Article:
latest automotive news, best new and used cars, find a new car 1131e_GMManStepTitle-610x481 GM Patents ‘Man Step’ After Criticizing Ford For Selling One GMC

General Motors loves to poke at its competitors, especially when it comes to trucks. We’re all familiar with its recent barrage of ads attacking Ford for using aluminum in the F-150’s bed, but another ad from 2009 may be coming back to bite them.

The ad in question made fun of a new feature that extended a step and handle from the tailgate of the F-150. Chevrolet didn’t have anything similar at the time, so it decided instead to make an ad mocking the step and making it seem like a feature for unmanly weaklings. Chevy resurrected a similar feature in the bumpers of some trucks a few years later, though a recent set of patents shows the automaker is almost replicating the step they ridiculed eight years ago.

The first patent, titled “Multi-Panel Hinged Endgate Assembly With Edge Support For Step Panel�, was published in October of last year and shows a two-piece tailgate with an upper portion that folds out to become a step. The step shown in the diagram is similar in theory to the earlier Ford step, but instead of sliding out of the top of the tailgate, it uses a multi-hinged panel to drop down — providing additional surface area to step on.

latest automotive news, best new and used cars, find a new car 6d7b2_GM-step-tailgate-assemly-610x401 GM Patents ‘Man Step’ After Criticizing Ford For Selling One GMC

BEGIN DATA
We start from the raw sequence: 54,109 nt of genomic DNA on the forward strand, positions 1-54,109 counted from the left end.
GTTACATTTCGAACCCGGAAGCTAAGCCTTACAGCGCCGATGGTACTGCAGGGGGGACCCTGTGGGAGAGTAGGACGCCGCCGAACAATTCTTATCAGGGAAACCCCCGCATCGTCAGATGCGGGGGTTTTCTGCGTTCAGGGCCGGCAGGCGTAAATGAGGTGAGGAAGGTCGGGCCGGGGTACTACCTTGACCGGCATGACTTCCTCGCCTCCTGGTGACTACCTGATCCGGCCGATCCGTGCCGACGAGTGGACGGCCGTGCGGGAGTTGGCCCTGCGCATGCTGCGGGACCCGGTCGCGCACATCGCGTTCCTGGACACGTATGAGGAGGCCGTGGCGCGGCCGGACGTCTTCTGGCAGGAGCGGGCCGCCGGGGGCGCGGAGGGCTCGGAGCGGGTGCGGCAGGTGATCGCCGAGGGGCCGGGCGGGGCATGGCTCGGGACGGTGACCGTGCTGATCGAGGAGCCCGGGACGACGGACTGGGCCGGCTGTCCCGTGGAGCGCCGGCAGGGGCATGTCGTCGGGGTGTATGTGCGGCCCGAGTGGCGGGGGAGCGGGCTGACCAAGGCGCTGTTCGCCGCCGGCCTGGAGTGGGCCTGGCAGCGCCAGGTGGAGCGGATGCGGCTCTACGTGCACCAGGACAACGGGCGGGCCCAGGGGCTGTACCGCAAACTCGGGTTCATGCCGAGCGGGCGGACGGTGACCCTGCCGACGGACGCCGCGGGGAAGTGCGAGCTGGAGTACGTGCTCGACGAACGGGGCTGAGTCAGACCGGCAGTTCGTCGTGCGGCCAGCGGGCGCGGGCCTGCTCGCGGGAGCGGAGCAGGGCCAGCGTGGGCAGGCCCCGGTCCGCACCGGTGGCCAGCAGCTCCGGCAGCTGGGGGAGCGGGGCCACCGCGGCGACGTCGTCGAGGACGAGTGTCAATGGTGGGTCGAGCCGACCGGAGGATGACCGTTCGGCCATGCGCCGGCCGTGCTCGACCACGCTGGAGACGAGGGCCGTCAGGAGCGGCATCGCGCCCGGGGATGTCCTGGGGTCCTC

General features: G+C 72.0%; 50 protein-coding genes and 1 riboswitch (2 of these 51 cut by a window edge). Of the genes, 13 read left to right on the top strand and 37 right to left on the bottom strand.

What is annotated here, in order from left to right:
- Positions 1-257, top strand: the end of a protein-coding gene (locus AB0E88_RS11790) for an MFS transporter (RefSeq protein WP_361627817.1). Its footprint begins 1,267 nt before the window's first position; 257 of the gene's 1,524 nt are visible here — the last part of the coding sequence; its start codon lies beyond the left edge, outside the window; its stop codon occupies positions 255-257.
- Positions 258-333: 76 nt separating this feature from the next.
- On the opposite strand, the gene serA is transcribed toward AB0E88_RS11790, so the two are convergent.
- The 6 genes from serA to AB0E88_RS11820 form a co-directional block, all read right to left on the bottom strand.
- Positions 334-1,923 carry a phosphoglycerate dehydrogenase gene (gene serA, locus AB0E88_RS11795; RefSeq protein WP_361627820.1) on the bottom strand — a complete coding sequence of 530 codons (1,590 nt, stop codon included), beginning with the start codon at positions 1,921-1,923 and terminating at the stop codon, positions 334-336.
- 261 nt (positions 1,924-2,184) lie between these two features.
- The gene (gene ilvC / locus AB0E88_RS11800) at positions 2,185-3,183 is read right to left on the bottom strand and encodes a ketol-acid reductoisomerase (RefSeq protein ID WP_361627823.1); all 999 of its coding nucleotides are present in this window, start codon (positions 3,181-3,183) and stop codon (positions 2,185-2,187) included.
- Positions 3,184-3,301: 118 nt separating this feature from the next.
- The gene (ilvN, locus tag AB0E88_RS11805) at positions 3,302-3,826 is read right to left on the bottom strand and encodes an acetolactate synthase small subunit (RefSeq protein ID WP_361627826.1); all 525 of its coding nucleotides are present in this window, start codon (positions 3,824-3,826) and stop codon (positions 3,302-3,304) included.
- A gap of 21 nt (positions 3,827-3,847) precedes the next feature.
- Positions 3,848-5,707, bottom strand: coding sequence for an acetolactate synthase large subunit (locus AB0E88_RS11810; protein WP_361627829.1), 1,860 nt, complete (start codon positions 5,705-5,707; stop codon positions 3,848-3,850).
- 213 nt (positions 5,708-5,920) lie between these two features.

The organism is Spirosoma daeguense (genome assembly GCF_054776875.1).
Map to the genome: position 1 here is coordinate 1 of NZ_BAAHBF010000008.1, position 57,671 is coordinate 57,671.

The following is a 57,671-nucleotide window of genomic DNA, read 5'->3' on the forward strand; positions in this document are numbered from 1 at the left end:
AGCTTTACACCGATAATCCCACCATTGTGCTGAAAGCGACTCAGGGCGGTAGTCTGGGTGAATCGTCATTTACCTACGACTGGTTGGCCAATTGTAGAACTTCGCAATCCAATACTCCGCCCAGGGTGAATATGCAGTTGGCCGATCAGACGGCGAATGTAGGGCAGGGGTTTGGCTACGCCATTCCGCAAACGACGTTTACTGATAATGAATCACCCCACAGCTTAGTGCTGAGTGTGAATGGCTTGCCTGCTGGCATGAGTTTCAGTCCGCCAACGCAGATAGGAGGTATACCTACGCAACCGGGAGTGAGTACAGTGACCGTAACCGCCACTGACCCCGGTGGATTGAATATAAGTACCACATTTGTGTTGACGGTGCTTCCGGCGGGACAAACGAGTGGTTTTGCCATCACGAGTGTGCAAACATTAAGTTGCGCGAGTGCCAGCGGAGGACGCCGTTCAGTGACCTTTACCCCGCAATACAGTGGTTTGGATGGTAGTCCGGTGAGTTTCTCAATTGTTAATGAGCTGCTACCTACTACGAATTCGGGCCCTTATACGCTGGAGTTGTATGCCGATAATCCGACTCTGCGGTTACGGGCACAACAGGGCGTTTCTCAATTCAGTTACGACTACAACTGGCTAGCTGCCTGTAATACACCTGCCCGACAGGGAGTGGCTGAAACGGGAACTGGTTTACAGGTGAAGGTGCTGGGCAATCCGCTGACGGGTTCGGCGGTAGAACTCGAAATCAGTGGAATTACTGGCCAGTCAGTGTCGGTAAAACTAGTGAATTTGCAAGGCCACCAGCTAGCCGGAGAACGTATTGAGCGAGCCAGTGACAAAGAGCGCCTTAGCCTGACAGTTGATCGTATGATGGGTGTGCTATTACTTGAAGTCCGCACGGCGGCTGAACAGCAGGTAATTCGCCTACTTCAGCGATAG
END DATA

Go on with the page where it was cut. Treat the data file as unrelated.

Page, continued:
The second patent, titled “Tailgate Assembly With a Step Assist Handle,� was published just a few weeks ago and brings the design much closer to the earlier one. This patent shows the step assembly from the earlier diagram, but adds a retractable handle for the user to hold on to as they are entering or exiting the bed.

Chevy must not think that the feature is wimpy any longer, since it decided to put time into developing this solution. I am sure that, if it goes into production, there will be some long explanation on how this version of the step is better than all of the others. Perhaps GM should let its engineers work on a solution before deciding to respond with critical marketing.

I’m sure this won’t be an isolated case and that we’ll see a similar pie-in-the-face situation when GM eventually decides to move to aluminum beds.

(Edit: Chevrolet originally had a bumper step feature on the GMT805 Avalanche starting in 2001, as pointed out by commenter APaGttH)

[Images: General Motors]

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